|Figure 1: A conceptual view of SPHERE and its sub-systems at the Nasmyth focus of the VLT.|
Direct detection and spectral characterization of extrasolar planets is one of
the most exciting but also one of the most challenging areas in modern
astronomy. For its second-generation instrumentation on the VLT, ESO has
supported two phase A studies for a so-called "Planet Finder" dedicated
instrument. Based on the results of these two studies, a unique instrument,
SPHERE, is now considered for first light in 2010, including a powerful extreme
adaptive optics system, various coronagraphs, an infrared differential imaging
camera (IRDIS), an infrared integral field spectrograph (IFS) and a visible
differential polarimeter (ZIMPOL).
INAF-OAPD is responsible for the IFS channel and the Instrument Software and it has a significant role in the science group, with a special responsibility for the organization of the survey to be done in the GTO time.
|Figure 2: The scheme of the IFS|
The Integral Field Spectrograph (IFS), one of the three scientific channels
foreseen in the SPHERE design, is a very low resolution spectrograph (R~50)
which works in the near IR (950-1350 nm, with possibility to extend up to 1700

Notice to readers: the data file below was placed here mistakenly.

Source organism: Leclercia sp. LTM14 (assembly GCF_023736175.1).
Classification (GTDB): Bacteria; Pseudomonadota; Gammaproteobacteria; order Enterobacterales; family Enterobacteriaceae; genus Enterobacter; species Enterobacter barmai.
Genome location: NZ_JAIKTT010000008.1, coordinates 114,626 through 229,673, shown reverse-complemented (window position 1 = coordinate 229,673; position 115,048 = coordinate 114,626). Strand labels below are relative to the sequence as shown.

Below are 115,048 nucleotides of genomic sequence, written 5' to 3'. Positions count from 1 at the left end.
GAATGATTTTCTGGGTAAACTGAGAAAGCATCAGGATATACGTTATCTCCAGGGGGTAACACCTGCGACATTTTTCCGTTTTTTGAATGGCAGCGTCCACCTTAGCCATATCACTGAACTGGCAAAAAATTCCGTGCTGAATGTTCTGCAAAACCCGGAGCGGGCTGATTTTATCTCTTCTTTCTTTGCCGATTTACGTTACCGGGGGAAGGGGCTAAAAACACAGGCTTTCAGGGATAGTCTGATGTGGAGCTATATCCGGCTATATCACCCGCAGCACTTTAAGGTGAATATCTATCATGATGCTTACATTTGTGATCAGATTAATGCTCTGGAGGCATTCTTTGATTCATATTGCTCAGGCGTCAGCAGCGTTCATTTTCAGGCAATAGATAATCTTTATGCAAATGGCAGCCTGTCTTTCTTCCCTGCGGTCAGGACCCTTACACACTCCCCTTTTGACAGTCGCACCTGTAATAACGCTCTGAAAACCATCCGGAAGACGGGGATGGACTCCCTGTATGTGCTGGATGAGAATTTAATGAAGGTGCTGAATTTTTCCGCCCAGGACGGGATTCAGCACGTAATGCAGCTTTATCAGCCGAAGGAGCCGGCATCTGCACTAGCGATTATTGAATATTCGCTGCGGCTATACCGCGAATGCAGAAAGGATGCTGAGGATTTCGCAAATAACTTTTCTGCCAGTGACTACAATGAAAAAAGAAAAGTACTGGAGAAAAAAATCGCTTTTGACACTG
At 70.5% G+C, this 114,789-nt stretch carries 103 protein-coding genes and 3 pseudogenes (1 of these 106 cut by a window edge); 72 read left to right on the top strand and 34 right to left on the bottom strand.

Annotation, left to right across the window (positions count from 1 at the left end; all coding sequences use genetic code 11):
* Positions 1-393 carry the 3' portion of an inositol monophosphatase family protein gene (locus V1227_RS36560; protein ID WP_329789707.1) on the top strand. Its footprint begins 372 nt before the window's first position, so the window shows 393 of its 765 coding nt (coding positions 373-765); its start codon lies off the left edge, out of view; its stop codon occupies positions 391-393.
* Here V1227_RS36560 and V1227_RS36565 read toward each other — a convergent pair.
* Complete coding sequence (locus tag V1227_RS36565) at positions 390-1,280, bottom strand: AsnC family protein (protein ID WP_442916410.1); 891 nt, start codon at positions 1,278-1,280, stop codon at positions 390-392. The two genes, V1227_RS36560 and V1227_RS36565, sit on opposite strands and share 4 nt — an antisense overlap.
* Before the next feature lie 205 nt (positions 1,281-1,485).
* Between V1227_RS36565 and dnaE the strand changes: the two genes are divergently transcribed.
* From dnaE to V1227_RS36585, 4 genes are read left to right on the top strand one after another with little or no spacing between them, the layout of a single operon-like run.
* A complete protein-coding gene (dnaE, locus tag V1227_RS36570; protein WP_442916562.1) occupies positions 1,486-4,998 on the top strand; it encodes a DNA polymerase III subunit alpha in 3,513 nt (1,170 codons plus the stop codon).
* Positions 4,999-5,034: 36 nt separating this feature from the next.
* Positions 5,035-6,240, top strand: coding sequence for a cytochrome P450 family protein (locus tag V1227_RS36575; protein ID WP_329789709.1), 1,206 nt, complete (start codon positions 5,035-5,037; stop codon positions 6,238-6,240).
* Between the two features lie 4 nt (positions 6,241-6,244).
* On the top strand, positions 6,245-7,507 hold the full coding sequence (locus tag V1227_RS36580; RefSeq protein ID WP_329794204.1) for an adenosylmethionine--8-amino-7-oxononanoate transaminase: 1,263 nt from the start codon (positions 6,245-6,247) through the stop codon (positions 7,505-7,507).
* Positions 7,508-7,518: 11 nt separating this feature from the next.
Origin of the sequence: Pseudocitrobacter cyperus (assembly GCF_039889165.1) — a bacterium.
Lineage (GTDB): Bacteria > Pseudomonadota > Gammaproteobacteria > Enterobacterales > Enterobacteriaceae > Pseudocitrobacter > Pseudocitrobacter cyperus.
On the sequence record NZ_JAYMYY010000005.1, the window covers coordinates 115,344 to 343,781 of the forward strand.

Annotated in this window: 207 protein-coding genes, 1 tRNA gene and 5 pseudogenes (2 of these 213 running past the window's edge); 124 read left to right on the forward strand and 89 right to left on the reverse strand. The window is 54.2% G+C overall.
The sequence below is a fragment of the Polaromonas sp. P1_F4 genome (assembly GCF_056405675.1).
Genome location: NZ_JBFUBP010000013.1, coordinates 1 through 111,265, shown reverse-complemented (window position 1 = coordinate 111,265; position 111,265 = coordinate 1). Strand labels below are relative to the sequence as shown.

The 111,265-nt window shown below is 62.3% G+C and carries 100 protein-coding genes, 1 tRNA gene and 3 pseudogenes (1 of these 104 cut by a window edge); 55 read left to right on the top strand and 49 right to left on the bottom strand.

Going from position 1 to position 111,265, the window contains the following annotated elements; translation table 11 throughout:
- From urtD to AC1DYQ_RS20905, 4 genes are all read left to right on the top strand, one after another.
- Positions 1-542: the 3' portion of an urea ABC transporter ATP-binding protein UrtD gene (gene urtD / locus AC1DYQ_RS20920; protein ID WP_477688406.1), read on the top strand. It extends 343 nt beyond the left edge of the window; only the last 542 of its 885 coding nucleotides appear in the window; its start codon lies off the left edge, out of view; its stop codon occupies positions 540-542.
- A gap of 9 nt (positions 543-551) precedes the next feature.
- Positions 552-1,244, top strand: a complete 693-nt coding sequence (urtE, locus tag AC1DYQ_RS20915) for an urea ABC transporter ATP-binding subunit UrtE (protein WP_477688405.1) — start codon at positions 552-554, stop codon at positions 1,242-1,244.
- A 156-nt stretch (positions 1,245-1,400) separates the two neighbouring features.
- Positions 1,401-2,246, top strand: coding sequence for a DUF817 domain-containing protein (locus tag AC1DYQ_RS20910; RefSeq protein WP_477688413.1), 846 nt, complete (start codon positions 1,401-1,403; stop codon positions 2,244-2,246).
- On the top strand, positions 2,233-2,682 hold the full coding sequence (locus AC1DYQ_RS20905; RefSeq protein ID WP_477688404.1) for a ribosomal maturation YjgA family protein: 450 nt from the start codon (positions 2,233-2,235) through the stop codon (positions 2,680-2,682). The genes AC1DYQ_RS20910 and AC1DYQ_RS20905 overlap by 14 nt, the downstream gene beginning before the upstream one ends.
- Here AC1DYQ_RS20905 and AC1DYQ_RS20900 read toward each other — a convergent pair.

nm), an ideal wavelength range for the ground based detection of planetary
features. Adequate spectral and spatial sampling of the VLT diffraction limited
PSF with low cross talk level is provided by a micro-lens based new concept
(BIGRE), developed jointly by astronomers at OAPD and LAM (France).
The field of view is about 1.8x1.8 arcsec. SPHERE-IFS is expected to suppress speckle to a contrast of 10^7, with a goal of 10^8 , at a separation of ~0.5 arcsec from a bright star with magnitude J<8. Such performances will allow the detection of giant planets with rather extended ranges of mass, ages and separation. A wide survey of several hundreds of targets will ensure a firm derivation of the frequency of giant planets beyond 5-10 AU, fully complementing the information available from radial velocity surveys. IFS spectra will also allow the physical characterization of the planets detected with the instrument.
In 2008, SPHERE has passed the Optical Final Design Review (O-FDR) in May and the FDR in December, and has now entered the Construction Phase.